This is a book I will read again and again. Matthieu Ricard is a Buddhist monk and his guide to meditation is very practical and written with a seculaThis is a book I will read again and again. Matthieu Ricard is a Buddhist monk and his guide to meditation is very practical and written with a secular reader in mind. Ricard is also involved in the Mind and Life Institute, (http://www.mindandlife.org/) dedicated to the collaboration between Buddhism and modern science. Universities such as Princeton, Harvard and Berkeley are conducting intensive studies on meditation and its long-and short-term effects on the brain (page 21) and Ricard himself has been a subject of such studies.
Ricard defines meditation, suggests what one should meditate on and explains how to meditate. He includes exercises, inspiring extracts from learned writers on meditation and a detailed bibliography, citing Buddhist and scientific sources.
In his acknowledgements, Ricard refers to his "lack of natural literary talent". He is being too modest. Ricard writes simply and elegantly and no one could ask for more than that. ...more
Trollope wrote a great many books during his lifetime, so it is not surprising some were a little mediocre. Unfortunately The Duke's Children is one oTrollope wrote a great many books during his lifetime, so it is not surprising some were a little mediocre. Unfortunately The Duke's Children is one of them. There is a shameless re-hashing of plots and characters, with just a little twist of each to keep him from completely plagiarizing himself. Having said that, however, I will persist with the book because even characters that pale in comparison with those in the earlier Palliser novels are interesting enough for me to follow to the end. ...more
The Confession reads more like a true crime book than a novel and is a strong political statement against the death penalty. I liked it, not least becThe Confession reads more like a true crime book than a novel and is a strong political statement against the death penalty. I liked it, not least because I don't like the death penalty.
I don't know much about Texas, but I hope and doubt the police, prosecutors and judges are as stupid and bigoted as they appear in this book. As a lawyer myself, I found the legal errors made by the police, then the prosecutor, right up to the US Supreme Court frankly unbelievable, but hell, I'm just an Australian gal and what would I know?
The characters were not subtle. The crooked cops, judges and politicians were unreconstructed red-necks. The murder victim's mother was a champion Victim with a capital V. The wronged man's mother was a saintly, truly God-fearing woman. The real killer was BAD, complete with an evil tattoo on his neck.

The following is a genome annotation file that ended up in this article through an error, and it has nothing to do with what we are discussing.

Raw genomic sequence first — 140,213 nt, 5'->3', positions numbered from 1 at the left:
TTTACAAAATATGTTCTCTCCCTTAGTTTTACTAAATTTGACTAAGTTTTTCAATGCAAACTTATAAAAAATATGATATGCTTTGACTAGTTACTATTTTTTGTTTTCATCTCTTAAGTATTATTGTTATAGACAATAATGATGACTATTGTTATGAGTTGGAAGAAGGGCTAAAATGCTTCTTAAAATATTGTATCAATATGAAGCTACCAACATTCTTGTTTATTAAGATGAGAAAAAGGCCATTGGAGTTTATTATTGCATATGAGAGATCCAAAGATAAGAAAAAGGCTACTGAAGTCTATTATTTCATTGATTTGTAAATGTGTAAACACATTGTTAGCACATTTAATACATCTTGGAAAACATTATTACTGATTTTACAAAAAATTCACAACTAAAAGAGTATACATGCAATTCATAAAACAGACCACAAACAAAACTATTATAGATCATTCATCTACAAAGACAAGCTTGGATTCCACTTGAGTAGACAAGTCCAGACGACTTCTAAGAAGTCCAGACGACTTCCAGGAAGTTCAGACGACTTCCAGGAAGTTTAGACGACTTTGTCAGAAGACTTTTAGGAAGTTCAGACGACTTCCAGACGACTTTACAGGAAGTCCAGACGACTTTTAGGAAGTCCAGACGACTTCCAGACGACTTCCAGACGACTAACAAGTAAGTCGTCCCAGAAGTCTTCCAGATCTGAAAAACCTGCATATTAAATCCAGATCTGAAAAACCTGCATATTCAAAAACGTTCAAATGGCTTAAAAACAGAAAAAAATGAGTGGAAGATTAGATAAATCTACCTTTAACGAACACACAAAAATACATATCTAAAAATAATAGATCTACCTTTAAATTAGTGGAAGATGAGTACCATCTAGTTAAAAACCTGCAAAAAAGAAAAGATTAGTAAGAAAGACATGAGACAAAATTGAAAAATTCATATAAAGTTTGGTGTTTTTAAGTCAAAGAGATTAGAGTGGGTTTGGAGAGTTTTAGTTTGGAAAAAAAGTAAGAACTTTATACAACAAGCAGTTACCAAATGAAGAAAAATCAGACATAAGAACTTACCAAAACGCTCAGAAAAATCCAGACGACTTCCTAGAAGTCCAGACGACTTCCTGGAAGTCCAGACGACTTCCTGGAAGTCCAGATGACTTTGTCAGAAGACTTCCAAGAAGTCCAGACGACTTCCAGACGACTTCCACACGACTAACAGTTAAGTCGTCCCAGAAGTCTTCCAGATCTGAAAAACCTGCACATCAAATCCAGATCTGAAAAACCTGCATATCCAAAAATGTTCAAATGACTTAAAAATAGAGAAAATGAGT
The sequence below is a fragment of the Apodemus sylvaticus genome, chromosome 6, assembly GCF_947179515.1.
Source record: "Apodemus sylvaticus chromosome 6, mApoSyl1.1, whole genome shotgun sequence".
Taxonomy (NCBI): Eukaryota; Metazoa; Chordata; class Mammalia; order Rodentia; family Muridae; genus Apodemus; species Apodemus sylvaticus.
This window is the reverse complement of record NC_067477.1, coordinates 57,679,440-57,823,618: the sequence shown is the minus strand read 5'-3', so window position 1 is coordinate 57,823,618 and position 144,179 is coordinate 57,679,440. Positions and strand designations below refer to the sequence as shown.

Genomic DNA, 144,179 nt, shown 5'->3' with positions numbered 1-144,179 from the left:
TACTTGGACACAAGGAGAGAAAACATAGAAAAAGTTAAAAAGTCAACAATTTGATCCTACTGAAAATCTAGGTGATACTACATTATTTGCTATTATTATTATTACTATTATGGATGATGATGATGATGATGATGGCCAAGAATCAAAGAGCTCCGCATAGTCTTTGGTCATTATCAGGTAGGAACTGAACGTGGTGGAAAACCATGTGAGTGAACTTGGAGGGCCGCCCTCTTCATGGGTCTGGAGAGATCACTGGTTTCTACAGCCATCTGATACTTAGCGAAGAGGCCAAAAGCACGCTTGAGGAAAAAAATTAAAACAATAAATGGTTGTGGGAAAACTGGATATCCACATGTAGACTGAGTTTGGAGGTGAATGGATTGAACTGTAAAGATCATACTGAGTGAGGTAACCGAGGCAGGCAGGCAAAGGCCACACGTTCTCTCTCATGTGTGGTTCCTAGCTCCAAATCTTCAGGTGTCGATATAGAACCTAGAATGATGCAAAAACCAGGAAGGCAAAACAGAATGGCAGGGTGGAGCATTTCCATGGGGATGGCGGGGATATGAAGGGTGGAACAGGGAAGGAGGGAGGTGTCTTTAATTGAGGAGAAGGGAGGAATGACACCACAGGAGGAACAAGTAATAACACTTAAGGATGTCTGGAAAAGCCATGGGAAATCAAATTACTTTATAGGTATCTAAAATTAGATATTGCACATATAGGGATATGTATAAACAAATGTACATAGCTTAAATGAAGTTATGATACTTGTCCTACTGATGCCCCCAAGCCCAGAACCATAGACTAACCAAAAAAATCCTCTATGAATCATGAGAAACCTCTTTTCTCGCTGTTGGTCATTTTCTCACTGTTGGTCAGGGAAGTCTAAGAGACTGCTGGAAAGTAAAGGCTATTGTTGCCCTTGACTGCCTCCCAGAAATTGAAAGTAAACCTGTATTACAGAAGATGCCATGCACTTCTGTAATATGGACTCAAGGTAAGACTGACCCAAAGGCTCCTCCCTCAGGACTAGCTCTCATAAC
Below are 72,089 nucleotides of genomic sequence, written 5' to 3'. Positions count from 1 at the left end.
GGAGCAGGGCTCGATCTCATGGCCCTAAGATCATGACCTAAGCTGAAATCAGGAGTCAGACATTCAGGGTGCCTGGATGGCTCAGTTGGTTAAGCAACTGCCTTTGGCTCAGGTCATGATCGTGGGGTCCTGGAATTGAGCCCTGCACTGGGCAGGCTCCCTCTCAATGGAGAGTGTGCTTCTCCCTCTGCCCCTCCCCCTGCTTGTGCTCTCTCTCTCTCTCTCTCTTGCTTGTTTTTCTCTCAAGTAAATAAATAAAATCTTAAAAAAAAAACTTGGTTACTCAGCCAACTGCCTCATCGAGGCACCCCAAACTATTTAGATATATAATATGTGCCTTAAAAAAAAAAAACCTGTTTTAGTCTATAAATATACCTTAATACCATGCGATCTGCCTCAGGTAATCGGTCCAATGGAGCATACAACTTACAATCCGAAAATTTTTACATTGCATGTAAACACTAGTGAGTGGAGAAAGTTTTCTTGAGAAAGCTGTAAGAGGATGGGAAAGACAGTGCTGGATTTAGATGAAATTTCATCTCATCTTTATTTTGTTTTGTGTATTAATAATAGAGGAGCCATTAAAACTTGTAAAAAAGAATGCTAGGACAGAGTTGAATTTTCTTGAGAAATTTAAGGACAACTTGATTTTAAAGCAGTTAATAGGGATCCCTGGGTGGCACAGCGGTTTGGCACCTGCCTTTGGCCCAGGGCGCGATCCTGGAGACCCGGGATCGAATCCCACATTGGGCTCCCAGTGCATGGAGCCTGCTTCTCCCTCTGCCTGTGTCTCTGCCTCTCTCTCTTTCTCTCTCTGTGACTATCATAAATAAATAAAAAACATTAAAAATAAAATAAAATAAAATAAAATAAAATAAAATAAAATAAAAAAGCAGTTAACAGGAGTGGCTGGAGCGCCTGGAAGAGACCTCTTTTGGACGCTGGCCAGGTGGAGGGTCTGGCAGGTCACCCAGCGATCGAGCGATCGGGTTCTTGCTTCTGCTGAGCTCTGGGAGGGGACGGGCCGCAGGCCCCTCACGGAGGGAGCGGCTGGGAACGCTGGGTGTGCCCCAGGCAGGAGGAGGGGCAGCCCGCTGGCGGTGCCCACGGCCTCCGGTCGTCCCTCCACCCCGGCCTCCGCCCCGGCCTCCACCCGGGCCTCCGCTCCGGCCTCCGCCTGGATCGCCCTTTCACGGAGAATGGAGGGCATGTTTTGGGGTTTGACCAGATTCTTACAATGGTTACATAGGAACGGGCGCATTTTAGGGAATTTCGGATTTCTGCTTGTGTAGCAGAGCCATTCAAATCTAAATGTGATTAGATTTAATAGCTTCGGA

Grisham presses all tear-jerker buttons and I was a bit choked up at times, I am embarrassed to say.
This all sounds pretty negative, but I did enjoy the story and it convinced me, once again, of the barbarity of state-sanctioned execution.
I listed to an audio-book, which was well read, if a tiny bit slow at times, by Vincent Marzello. ...more
The Hunger Games (THG) is an excellent adventure. I listened to the audio-book, expertly read by Carolyn McCormick. I'm not going to give you the blurThe Hunger Games (THG) is an excellent adventure. I listened to the audio-book, expertly read by Carolyn McCormick. I'm not going to give you the blurb, you can read that on THG Goodreads page.
Collins inspiration was two-fold, the Greek myth of Theseus and the Minotaur and the history of Ancient Rome. In an interview, Collins said the idea for the book came to her one night when she was channel surfing on TV, between reality TV competitions and the Iraq War. She has cleverly amalgamated the two in telling the story of Katniss Everdeen.
At first I was concerned about the level of violence, then I realised the images kids see on the news now are worse than the violence in THG, not to mention computer games and films.
I wasn't completely addicted until the second half of the book, when Katniss and Peeta are in the midst of the Game. The first half was still very engaging though and plots background that is important for the rest of the story.
The second half of the book is unputdownable, as Katniss battles nature, competitors and sometimes herself in the Arena.
I highly recommend The Hunger Games, it's a ripping yarn. ...more
Basil is the younger son of an old, aristocratic English family. His father's family pride is the paramount consideration in his life. Basil falls inBasil is the younger son of an old, aristocratic English family. His father's family pride is the paramount consideration in his life. Basil falls in love at first sight with the exotic looking daughter of a successful draper and this premise sets the scene for an engaging story.
Unlike Woman in White and The Moonstone, both of which employ different narrators throughout the book, Basil is written from the perspective of one man. The novel also differs from Collin's more famous works in that there is little humour.
The characters are interesting if not subtle and Collins descriptions of nouveau riche London will be fascinating for anyone interested in the Victorian period.
I really enjoyed this novel. It was fast-paced and further enhanced my impression of Collins as the pre-cursor to the modern day thriller writer. I was expecting a straight-forward tale of star-crossed love in Victorian England and was pleasantly surprised as the story unfolded.
If you are a fan of Woman in White and The Moonstone, I think you will enjoy reading Basil. ...more